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Champions o Homelessness

What about tonight? Women's safety package to #Stoptheviolence

Peak body for homelessness services, Homelessness Australia, congratulates the Prime Minister on today's announcement for $100m of funding for domestic violence support and services.

"This $100m will go a long way in supporting women, and services, in escaping violence and rebuilding their lives," CEO of Homelessness Australia, Glenda Stevens, said "but it is concerning that none of this funding will address the immediate crisis domestic violence victims face – safe, crisis accommodation – what about tonight?"

Domestic violence crisis support services are critically underfunded. 423 people are turned away from homelessness services each day; and at least 2,800 women fleeing domestic violence are turned away each year.

"We need an additional $33.8m of Federal funding to respond to the most basic needs of domestic violence victims," Ms Stevens said. "This will ensure women (and their children) can at least access shelter and support workers who can assess the risk they're facing."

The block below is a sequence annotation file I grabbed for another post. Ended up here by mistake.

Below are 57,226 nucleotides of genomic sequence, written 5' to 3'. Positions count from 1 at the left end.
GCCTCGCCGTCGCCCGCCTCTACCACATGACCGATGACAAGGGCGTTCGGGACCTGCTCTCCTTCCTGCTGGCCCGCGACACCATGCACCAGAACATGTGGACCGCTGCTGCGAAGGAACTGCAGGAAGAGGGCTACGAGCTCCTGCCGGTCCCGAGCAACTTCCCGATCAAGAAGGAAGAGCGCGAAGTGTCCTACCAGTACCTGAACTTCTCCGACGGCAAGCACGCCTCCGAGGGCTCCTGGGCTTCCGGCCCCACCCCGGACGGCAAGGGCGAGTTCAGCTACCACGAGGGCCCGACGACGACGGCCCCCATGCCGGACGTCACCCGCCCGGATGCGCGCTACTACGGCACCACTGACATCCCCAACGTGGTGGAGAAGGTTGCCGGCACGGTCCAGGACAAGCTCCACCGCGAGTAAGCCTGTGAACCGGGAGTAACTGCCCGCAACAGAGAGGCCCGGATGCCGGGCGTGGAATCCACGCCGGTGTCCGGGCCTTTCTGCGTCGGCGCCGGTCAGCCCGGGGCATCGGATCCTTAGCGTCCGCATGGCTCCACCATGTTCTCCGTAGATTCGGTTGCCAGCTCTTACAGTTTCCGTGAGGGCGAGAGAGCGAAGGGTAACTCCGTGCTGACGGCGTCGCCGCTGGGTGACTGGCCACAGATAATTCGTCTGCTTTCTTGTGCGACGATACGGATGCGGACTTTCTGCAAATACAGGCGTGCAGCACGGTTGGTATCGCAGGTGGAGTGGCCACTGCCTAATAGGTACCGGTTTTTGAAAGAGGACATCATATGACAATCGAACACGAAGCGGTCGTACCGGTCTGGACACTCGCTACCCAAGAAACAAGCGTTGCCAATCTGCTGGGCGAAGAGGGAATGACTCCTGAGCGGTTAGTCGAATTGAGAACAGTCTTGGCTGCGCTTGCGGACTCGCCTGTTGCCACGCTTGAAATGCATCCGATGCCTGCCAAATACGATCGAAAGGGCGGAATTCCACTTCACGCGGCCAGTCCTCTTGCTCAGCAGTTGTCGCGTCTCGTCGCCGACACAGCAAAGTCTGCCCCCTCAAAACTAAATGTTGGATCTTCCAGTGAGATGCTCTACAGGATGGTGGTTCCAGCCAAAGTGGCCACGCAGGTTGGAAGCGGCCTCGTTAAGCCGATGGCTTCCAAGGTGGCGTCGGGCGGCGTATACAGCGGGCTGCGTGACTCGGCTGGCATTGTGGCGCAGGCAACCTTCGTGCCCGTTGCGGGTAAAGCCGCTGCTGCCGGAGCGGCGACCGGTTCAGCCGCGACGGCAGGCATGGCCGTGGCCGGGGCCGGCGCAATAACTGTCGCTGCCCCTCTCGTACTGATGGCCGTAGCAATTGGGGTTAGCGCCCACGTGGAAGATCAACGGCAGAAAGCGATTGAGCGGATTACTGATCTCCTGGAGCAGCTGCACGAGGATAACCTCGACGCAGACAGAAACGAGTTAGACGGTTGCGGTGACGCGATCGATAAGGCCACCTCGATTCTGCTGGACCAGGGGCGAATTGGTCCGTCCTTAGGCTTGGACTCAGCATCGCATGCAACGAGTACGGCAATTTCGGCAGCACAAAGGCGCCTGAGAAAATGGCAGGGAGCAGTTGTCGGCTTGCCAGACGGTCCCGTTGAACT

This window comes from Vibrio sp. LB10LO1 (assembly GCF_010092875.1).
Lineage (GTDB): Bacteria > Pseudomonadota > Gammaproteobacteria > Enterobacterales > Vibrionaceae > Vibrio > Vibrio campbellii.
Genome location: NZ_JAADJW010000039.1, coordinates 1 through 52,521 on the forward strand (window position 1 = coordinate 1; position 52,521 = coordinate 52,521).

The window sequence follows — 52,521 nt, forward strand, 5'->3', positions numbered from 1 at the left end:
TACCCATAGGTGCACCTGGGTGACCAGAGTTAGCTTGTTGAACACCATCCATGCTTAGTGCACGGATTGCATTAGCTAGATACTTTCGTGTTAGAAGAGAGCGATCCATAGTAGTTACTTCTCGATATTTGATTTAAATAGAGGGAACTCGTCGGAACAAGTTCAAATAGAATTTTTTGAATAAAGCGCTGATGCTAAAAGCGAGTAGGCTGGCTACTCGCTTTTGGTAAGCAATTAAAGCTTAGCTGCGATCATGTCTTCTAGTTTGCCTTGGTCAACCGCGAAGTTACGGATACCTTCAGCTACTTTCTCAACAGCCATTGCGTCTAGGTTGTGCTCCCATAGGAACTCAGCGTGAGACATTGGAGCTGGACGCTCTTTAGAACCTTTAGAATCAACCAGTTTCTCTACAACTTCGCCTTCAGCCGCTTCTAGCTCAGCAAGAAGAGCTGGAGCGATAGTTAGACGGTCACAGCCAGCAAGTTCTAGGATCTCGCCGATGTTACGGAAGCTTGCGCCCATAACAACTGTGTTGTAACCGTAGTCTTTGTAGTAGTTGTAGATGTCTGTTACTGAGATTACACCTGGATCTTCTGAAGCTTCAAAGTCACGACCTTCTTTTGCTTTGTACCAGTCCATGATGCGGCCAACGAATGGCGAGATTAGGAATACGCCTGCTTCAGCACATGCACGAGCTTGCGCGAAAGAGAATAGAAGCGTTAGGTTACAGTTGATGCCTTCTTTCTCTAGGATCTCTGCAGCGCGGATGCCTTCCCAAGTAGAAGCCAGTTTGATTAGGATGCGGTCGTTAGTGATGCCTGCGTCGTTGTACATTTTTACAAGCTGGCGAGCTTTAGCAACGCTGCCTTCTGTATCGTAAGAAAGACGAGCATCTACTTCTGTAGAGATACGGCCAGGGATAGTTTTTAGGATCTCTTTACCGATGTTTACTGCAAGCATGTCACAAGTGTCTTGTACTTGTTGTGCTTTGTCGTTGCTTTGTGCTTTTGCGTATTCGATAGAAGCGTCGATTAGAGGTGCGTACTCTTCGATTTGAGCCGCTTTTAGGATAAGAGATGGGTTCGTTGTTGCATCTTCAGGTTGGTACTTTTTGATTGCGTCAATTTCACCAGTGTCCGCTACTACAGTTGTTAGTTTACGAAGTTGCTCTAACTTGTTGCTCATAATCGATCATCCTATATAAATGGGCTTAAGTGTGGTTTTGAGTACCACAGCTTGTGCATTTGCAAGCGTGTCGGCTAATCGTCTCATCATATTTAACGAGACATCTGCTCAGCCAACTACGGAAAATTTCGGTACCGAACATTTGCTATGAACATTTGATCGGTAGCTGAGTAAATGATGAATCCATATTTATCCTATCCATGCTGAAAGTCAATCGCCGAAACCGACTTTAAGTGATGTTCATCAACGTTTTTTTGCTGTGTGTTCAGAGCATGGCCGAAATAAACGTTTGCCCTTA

Homelessness services are essential for ensuring the immediate and ongoing safety of women and children who are experiencing or at risk of, experiencing violence within the home. They provide shelter, referrals to other services as well as staff skilled in assessing and managing risk.

Homelessness services also perform an important intervention role with men who have been removed from the family home due to their use of violence on their partners and children. Providing these men with accommodation and support services has been shown to reduce their likelihood of returning to the family home and using violence on their families.

Just this week, more than 70 advocates and community organisation representatives signed onto a letter to the Prime Minister calling for an Assistant Minister for Homelessness and Affordable Housing.

"An Assistant Minister can provide the Prime Minister with advice and insight on issues across the homelessness sector," Ms Stevens said. "We are committed to the early intervention and education to stop domestic violence, but this cannot come at the expense of those facing crisis tonight."